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Top Ten Tuesday: Top Ten (Um, Five) Books I Wish Had Sequels

toptentuesday

Top Ten Tuesday is hosted at The Broke and the Bookish.  This week: Top Ten Books I Wish Could Have Had Sequels!

This was really, really tough!  I think that, honestly, there are too many sequels today – it feels like every book needs to be part of a series, and they often suffer for it when it comes to pacing or unnecessarily open endings.  Due to this, I could only think of a Top Five books for the week – I’m sorry, I’m sorry!  I’m just not the biggest fan of sequels, and a bad one can sometimes ruin what could have been an excellent standalone.  However, I could think of five I wouldn’t immediately frown at a sequel for…

1. Beautiful Music for Ugly Children by Kirstin Cronn-Mills: This is one of two books that has made me cry over fictional characters in public.  (Both times have been on Greyhound buses, and both have freaked out the poor soul stuck sitting next to me for five hours.  Sorry…)  It wrapped everything up sufficiently for the ending, but I would still love a sequel about Gabe finding his own place in the world post-high school.

2. Gemma Doyle trilogy by Libba Bray: I would honestly read sequels to this series even without the supernatural element involved.  I know, that’s like… the whole main plot, but think about this: spinoff novels featuring Ann trying to make her way as a singer and actress – no magical trickery involved this time – or Felicity’s adventures in France… Okay, not gonna lie, I mostly just want more about Felicity, since she’s far and away my favorite character of the trilogy, and I need a book from her POV like I need air.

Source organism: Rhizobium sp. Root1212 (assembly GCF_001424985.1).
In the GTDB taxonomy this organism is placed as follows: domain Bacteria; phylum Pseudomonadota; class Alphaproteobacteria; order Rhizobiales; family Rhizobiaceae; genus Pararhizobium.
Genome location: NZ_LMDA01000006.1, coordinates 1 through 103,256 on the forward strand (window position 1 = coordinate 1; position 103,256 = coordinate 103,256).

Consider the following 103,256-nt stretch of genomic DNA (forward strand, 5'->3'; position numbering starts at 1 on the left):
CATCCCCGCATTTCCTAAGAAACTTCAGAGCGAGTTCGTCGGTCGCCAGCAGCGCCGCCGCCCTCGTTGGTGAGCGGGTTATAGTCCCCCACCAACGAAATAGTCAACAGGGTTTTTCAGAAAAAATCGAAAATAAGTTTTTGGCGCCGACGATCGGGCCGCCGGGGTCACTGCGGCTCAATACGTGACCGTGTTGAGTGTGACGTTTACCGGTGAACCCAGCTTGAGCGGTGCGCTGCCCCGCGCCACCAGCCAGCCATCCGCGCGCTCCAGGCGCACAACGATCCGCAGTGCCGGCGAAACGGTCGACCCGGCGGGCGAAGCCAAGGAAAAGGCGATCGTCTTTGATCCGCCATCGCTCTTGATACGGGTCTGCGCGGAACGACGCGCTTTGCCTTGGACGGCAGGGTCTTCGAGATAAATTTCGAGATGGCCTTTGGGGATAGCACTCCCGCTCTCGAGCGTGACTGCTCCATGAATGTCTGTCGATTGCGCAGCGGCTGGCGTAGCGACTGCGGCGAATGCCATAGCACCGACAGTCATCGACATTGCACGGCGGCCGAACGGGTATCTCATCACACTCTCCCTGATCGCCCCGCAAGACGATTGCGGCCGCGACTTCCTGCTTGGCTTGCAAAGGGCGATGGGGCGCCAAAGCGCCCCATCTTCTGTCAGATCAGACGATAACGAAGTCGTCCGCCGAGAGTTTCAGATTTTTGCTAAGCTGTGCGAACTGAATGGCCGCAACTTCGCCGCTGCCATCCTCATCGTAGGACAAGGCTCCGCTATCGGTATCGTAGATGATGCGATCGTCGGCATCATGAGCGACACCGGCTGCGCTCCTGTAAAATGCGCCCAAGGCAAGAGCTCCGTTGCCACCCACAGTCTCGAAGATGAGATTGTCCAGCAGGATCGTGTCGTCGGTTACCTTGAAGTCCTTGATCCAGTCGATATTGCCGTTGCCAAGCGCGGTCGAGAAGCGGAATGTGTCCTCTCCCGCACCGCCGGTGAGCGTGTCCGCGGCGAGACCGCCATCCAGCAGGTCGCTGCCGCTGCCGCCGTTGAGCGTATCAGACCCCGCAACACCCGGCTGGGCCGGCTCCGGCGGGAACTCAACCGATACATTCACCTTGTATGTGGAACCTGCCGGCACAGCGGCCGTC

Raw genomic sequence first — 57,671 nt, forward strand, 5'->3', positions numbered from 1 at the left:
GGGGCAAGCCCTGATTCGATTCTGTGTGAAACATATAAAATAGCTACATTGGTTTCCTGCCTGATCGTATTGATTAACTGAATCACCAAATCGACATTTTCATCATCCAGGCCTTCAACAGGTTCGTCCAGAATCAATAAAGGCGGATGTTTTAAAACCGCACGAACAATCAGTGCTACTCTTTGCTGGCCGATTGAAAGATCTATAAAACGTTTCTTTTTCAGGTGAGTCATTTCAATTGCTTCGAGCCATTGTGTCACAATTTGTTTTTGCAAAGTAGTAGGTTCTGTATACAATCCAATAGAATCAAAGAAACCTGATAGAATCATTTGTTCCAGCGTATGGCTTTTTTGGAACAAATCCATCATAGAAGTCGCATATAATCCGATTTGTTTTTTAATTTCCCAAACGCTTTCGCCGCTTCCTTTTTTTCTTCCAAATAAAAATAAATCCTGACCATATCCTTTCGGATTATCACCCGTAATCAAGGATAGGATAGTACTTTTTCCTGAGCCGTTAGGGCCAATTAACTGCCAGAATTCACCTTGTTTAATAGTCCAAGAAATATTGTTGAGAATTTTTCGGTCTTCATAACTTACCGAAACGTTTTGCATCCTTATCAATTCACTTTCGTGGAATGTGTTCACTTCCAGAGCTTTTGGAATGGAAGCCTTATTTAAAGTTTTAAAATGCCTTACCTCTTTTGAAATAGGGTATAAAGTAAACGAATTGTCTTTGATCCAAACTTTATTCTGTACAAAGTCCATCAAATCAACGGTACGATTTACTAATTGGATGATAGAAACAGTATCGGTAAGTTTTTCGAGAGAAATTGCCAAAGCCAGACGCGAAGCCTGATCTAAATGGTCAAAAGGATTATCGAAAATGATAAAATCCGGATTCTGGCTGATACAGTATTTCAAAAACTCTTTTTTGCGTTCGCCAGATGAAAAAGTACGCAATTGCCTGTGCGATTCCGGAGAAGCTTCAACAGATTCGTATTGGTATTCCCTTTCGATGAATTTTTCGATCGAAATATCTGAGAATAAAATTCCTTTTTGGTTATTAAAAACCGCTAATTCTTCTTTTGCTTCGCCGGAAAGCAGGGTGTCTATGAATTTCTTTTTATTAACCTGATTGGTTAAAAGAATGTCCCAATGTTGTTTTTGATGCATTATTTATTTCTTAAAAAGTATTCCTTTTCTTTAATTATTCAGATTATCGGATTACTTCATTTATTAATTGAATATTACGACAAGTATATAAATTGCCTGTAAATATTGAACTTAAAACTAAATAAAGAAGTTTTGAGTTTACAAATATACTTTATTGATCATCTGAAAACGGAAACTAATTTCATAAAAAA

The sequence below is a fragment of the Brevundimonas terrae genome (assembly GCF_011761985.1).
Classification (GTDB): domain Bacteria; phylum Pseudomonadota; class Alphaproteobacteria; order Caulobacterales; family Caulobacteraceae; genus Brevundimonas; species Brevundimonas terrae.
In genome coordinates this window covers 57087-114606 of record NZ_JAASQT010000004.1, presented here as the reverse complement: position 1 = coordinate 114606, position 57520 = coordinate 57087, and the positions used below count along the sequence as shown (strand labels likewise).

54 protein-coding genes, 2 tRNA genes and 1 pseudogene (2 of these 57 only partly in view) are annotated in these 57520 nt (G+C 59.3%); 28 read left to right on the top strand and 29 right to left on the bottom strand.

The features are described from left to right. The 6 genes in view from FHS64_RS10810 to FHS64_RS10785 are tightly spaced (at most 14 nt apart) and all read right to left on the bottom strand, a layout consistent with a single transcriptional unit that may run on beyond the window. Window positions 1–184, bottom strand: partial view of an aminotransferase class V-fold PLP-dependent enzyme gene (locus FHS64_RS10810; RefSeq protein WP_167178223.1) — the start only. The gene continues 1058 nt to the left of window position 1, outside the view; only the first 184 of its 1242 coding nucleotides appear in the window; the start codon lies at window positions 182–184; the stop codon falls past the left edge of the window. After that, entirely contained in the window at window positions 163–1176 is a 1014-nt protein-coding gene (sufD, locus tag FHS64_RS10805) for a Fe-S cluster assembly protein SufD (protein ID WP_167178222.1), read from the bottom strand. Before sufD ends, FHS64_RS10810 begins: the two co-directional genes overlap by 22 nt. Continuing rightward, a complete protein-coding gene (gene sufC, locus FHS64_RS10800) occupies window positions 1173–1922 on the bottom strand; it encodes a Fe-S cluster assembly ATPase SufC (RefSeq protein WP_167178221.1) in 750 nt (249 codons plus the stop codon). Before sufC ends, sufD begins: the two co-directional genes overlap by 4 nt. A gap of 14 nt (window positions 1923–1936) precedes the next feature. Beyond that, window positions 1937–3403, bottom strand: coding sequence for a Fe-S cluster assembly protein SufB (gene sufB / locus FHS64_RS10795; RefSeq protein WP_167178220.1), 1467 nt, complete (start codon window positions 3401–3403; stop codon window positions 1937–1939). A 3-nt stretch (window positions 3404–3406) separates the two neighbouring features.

3. Let the Right One In by John Ajvide Lindqvist: There are juuuust enough creepy implications that Eli’s “father” started out just like Oskar, as a boy who was in love with her – even more heavily implied by the movie adaptations – to make a great jumping-off point for a sequel.  What happens when the vampire (oops, spoiler warning?) who you love and owe your life to stays young forever while you grow up?

4. The Disreputable History of Frankie Landau-Banks by E. Lockhart: Come on, Ms. Lockhart, if you can write, like, ten Ruby Oliver sequels you can write me one for Frankie.  (After you finish We Were Liars, I mean.  I’M SO EXCITED.)

5. The Thief Lord by Cornelia Funke: This was one of my favorite books as a kid.  But really, what kid wouldn’t be enticed by the idea of running away to Venice (which I’ve always wanted to visit) and living in an old movie theater?  (Inkheart was better, of course, but – Venice!)  I’ve been putting off re-reading it in case it doesn’t measure up to my memories of how magical I thought this book was, but a sequel might be just the thing to get me to do it.

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